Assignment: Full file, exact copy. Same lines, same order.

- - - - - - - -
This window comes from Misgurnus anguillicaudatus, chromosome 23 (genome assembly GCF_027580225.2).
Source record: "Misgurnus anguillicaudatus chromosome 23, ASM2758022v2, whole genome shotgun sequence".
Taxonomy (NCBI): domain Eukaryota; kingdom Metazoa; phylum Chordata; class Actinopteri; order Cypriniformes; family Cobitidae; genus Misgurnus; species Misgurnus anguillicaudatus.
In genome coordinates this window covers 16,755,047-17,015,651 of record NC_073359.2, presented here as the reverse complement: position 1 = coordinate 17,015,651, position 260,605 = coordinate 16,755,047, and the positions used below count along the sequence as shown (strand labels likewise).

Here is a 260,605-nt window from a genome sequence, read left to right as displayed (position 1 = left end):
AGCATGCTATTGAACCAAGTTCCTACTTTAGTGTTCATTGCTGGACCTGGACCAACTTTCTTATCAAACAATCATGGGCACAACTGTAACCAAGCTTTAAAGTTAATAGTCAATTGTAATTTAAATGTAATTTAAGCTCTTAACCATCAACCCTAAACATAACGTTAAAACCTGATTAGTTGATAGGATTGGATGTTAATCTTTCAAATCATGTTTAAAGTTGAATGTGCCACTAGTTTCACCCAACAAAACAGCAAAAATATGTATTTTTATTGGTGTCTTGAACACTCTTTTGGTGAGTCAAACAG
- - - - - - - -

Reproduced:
This window comes from Misgurnus anguillicaudatus, chromosome 23 (genome assembly GCF_027580225.2).
Source record: "Misgurnus anguillicaudatus chromosome 23, ASM2758022v2, whole genome shotgun sequence".
Taxonomy (NCBI): domain Eukaryota; kingdom Metazoa; phylum Chordata; class Actinopteri; order Cypriniformes; family Cobitidae; genus Misgurnus; species Misgurnus anguillicaudatus.
In genome coordinates this window covers 16,755,047-17,015,651 of record NC_073359.2, presented here as the reverse complement: position 1 = coordinate 17,015,651, position 260,605 = coordinate 16,755,047, and the positions used below count along the sequence as shown (strand labels likewise).

Here is a 260,605-nt window from a genome sequence, read left to right as displayed (position 1 = left end):
AGCATGCTATTGAACCAAGTTCCTACTTTAGTGTTCATTGCTGGACCTGGACCAACTTTCTTATCAAACAATCATGGGCACAACTGTAACCAAGCTTTAAAGTTAATAGTCAATTGTAATTTAAATGTAATTTAAGCTCTTAACCATCAACCCTAAACATAACGTTAAAACCTGATTAGTTGATAGGATTGGATGTTAATCTTTCAAATCATGTTTAAAGTTGAATGTGCCACTAGTTTCACCCAACAAAACAGCAAAAATATGTATTTTTATTGGTGTCTTGAACACTCTTTTGGTGAGTCAAACAG